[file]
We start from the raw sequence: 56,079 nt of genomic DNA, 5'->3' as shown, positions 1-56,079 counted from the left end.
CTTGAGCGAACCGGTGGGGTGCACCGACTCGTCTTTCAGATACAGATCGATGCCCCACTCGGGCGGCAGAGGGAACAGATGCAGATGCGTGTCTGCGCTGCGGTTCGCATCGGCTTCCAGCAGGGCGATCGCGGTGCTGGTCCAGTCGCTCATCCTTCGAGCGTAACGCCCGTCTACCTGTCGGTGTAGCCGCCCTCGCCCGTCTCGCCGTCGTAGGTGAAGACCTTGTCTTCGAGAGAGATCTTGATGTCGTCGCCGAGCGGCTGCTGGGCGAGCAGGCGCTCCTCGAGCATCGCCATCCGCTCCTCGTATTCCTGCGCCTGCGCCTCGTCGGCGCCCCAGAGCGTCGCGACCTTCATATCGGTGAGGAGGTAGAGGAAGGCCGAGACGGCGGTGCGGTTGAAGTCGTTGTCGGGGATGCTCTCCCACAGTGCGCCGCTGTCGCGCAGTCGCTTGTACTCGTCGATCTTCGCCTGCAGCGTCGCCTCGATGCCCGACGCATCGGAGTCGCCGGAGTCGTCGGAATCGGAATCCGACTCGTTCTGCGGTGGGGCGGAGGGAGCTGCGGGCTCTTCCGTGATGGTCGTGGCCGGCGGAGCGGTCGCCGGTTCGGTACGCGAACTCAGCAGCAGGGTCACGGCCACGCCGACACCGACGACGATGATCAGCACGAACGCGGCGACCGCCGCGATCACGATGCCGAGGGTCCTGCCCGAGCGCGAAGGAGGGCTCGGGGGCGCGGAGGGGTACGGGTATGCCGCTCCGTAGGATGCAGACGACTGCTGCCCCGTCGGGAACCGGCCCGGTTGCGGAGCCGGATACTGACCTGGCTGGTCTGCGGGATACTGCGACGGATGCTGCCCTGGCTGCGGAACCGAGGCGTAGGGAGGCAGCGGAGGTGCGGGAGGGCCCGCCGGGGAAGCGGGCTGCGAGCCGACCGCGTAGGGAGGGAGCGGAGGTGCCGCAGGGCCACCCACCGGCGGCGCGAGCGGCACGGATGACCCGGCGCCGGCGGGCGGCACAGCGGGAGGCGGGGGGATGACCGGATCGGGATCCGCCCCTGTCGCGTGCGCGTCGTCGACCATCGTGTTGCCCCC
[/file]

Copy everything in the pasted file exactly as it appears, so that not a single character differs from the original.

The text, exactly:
We start from the raw sequence: 56,079 nt of genomic DNA, 5'->3' as shown, positions 1-56,079 counted from the left end.
CTTGAGCGAACCGGTGGGGTGCACCGACTCGTCTTTCAGATACAGATCGATGCCCCACTCGGGCGGCAGAGGGAACAGATGCAGATGCGTGTCTGCGCTGCGGTTCGCATCGGCTTCCAGCAGGGCGATCGCGGTGCTGGTCCAGTCGCTCATCCTTCGAGCGTAACGCCCGTCTACCTGTCGGTGTAGCCGCCCTCGCCCGTCTCGCCGTCGTAGGTGAAGACCTTGTCTTCGAGAGAGATCTTGATGTCGTCGCCGAGCGGCTGCTGGGCGAGCAGGCGCTCCTCGAGCATCGCCATCCGCTCCTCGTATTCCTGCGCCTGCGCCTCGTCGGCGCCCCAGAGCGTCGCGACCTTCATATCGGTGAGGAGGTAGAGGAAGGCCGAGACGGCGGTGCGGTTGAAGTCGTTGTCGGGGATGCTCTCCCACAGTGCGCCGCTGTCGCGCAGTCGCTTGTACTCGTCGATCTTCGCCTGCAGCGTCGCCTCGATGCCCGACGCATCGGAGTCGCCGGAGTCGTCGGAATCGGAATCCGACTCGTTCTGCGGTGGGGCGGAGGGAGCTGCGGGCTCTTCCGTGATGGTCGTGGCCGGCGGAGCGGTCGCCGGTTCGGTACGCGAACTCAGCAGCAGGGTCACGGCCACGCCGACACCGACGACGATGATCAGCACGAACGCGGCGACCGCCGCGATCACGATGCCGAGGGTCCTGCCCGAGCGCGAAGGAGGGCTCGGGGGCGCGGAGGGGTACGGGTATGCCGCTCCGTAGGATGCAGACGACTGCTGCCCCGTCGGGAACCGGCCCGGTTGCGGAGCCGGATACTGACCTGGCTGGTCTGCGGGATACTGCGACGGATGCTGCCCTGGCTGCGGAACCGAGGCGTAGGGAGGCAGCGGAGGTGCGGGAGGGCCCGCCGGGGAAGCGGGCTGCGAGCCGACCGCGTAGGGAGGGAGCGGAGGTGCCGCAGGGCCACCCACCGGCGGCGCGAGCGGCACGGATGACCCGGCGCCGGCGGGCGGCACAGCGGGAGGCGGGGGGATGACCGGATCGGGATCCGCCCCTGTCGCGTGCGCGTCGTCGACCATCGTGTTGCCCCC